Most of us are aware of the many potential threats of viruses, scams and identity theft that can occur when we go online with our computers. Now, those of us with cell phones must also be alert to similar attacks.
My wife and I both received suspicious text messages on our cell phones last week. She uses the Sprint service and I use Verizon. She received a text message that she would no longer be able to send photos and should contact a phone number. Mine was a text message that said my service was to be discontinued and I was also directed to respond.
Neither of us responded to the messages. Instead we checked and found that they were not from our phone companies. As we suspected, they were likely a scam.
Cell phone messages like ours sound like the old switcheroo. These calls come from a scammer who will be asking for information on your phone arrangement. That information is then used to switch you over to another phone service without your knowledge or approval. The biggest cell phone subscriber fraud is to get you to furnish details in your response that allows the scammer to open another account in your name. This is estimated to cost the industry over $150 million a year.
Crooks can use cell phone scanners to get your phone number and cell phone serial number when you respond to their call or text message. They can then program another phone with your information and make calls that are billed to your account.
There have been numerous cell phone scams. The worst can be identity theft. You could receive a message that appears to be from your bank, another business or even the Internal Revenue Service. It may claim there is a problem with your account and ask for personal information to clear it up. They may request numbers for your Social Security, credit card, calling card, bank account, etc. With the right information, the crook can clean you out financially.
There are several ways to eavesdrop on a cell phone. Certain legal software is available that can be installed on a cell phone. The crook can then dial in to listen to your calls, download your text messages and numbers dialed. The equipment even allows the person to remotely turn on the phone microphone and monitor sounds and conversations near the phone.
Many people use a Bluetooth short-range radio with their cell phones. What the user may not know is that another person standing nearby with a Bluetooth headset can listen in on the conversation.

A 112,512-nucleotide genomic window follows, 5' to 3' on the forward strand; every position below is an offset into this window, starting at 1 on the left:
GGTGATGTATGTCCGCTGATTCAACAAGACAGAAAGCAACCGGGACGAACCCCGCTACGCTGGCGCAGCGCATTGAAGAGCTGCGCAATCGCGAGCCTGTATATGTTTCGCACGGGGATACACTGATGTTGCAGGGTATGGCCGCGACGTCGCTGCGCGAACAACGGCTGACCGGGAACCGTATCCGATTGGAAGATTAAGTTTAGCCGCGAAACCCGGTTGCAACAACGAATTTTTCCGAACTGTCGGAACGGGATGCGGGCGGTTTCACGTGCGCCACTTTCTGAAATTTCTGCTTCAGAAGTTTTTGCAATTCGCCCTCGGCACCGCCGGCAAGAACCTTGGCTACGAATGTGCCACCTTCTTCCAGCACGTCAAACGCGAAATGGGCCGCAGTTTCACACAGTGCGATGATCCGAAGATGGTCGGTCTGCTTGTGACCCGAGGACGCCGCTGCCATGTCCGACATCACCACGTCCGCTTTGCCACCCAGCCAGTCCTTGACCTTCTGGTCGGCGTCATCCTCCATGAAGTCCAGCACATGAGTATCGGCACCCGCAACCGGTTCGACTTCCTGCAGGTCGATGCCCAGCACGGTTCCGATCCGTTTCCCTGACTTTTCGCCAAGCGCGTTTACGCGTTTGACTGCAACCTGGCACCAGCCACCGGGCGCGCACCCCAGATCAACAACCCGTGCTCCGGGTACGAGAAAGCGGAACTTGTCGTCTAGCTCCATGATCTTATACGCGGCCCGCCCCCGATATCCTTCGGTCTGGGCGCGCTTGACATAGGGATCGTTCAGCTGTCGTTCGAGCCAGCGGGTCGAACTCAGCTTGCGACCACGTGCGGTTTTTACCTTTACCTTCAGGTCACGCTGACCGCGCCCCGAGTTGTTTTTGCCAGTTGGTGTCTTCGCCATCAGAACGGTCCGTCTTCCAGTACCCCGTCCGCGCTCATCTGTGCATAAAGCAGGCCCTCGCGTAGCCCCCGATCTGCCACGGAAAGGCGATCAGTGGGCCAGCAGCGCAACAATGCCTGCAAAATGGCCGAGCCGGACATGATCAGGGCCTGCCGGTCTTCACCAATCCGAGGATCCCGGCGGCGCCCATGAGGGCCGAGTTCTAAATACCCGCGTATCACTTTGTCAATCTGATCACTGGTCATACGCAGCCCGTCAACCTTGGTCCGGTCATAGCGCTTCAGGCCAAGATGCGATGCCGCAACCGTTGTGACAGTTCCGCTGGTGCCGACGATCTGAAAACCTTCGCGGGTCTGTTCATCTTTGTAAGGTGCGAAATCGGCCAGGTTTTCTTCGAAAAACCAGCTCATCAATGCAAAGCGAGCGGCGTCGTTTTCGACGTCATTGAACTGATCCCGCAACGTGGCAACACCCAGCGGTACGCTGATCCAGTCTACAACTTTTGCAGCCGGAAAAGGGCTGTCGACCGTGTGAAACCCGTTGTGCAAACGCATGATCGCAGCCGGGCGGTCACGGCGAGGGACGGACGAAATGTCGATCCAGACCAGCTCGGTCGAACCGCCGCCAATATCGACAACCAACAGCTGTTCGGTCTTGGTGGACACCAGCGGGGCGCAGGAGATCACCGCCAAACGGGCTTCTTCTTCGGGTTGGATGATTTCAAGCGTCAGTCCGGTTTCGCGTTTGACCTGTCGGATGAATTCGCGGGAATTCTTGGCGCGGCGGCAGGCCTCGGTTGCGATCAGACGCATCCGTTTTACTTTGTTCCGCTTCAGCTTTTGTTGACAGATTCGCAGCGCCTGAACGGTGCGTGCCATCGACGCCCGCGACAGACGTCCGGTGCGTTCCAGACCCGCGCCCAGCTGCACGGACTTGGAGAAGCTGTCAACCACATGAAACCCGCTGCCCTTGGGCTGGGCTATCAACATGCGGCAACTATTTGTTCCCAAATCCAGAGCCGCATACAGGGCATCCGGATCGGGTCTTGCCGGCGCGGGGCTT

There are several things that you can do to avoid cell phone scams. One of the most important is never save financial or personal information on your cell phone. This is even more important as we move toward using cell phones to make charges in stores, in place of standard plastic credit or debit cards.
Hang on to your cell phone! It is estimated that three million cell phones are lost or stolen each year. Scambusters.com reports that one victim got hit with a $26,000 phone bill for unauthorized calls. Phones that fall into the wrong hands can also be mined for personal and financial data. If you lose a phone, contact your phone company immediately and have it disabled so that others cannot use it.
Do not respond to an offer to install free anti-virus software on your phone. It could be a scam that installs spyware. Get security software only from your cell phone app store.
Don’t download ringtones from anyplace other than your own phone company!
Some free ringtones have been known to install a virus that can damage the phone or steal your confidential information. Others can be used to make calls at your expense.
Never respond to a text or voice massage unless you know for sure whom it is from. If you get a message purporting to be from your bank, credit card, etc., hang up and call their number directly.
The text messages that my wife and I received have alerted us to the potential for cell phone fraud. I suspect that we are only beginning to see some of the risks to cell phone security. It appears very similar to the security risks with computers several years ago. The best advice is to be alert!
Chuck Drury is an Anoka resident, retired engineer and former technical director of Federal Cartridge Company.